Footpath improvement project in Hailsham completed


Work on upgrading part of a byway in Hailsham well used by residents has been completed ahead of schedule.

Following the successful completion of the Western Road Recreation Ground perimeter path installation project earlier this year, the Town Council once again partnered with Hailsham Active to help towards a project undertaken to improve a section of the byway known as ‘Hailsham 18a’ – which runs from the Diplocks housing estate to the nearby industrial estate.

Approximately 150 metres of the byway walking route, which was often unusable during the autumn and winter months due to its heavy clay base and consequent water saturation, has been upgraded in a similar way to the Western Road Recreation Ground perimeter path, albeit narrower, making the path accessible to the public all year round.

The byway improvement project, spearheaded by Hailsham Active and funded by East Sussex County Council, involved extensive consultation with East Sussex Highways and local contractors, and was well-supported by local residents and the Diplocks Industrial Estate.

Hailsham Active Chairman, Steve Wennington said: “We discussed this upgrade many times before with the Town Council, Wealden District Council and East Sussex Highways and all parties were in agreement that it is a prime candidate for improvement. It was just a lack of funds and commitment to the project, which was eventually secured.”

“Following the amazing success of the Western Road Recreation Ground path project, we decided to target the Hailsham 18a byway as our next project and are grateful for the support from the Town Council and Chandlers BMW/Mini from the outset and for the generous funding from East Sussex County Council.”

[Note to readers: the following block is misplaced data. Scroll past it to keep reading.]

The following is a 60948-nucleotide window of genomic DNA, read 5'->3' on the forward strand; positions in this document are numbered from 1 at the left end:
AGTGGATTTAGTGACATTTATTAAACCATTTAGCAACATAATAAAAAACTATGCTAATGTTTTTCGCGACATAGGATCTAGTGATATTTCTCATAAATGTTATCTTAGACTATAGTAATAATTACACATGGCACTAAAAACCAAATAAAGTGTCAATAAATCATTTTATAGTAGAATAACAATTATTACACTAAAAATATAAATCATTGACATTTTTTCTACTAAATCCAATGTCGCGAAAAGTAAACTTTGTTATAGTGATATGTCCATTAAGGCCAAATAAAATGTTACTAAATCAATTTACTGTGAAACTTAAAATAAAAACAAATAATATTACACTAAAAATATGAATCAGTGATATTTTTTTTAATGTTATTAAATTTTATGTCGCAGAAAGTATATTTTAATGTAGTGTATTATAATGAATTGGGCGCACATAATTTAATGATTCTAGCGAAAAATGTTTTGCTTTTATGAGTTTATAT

“We were again very fortunate to have been provided with the free advisory services of retired Highways consultant and fellow Hailsham resident, Ralph Olsen, so we put together a detailed objective and costing plan and were able to satisfy East Sussex County Council of a plan they were able to support.

“Thanks also to Charlotte Still and Clare Whistler of Hailsham Waterweek – and various volunteers and community groups for their help with the clean-up of the path in recent months.”

Mr Wennington added: “The overall project consisted of two parts – the upgrade to the path itself – and the clearance of fly-tipping and excessive littering. Both related to our physical and mental health, also fitting in with the requirements outlined in the recently ratified Hailsham Neighbourhood Development Plan – policy ‘TC2’ under ‘public realm projects’.”

Deputy Town Clerk & Business Enterprise Manager Town Clerk Mickey Caira commented: “It became clear that this particular byway upgrade and tidying project could potentially be a catalyst for further footpaths being improved in Hailsham in the future, for the benefit of local residents and indeed the town as a whole.”

“In terms of the fly-tipping and rubbish clearance specifically, Hailsham Active has been very fortunate to have received hands-on support from local volunteers and clean-up groups. One such campaign undertaken by these wonderful people recently, was the clearing of the stream near Butts Field – which had a mattress and even an abandoned car there!”

“We must all remember that remaining healthy and active requires safe and easy access to walking routes all year round and, as parts of Hailsham has considerable clay soil make-up, that could mean that there will be a need to carry out a lot of upgrades to existing byways and twittens in the future.”



Terry Hall

Communications & Public Information Officer

Hailsham Town Council


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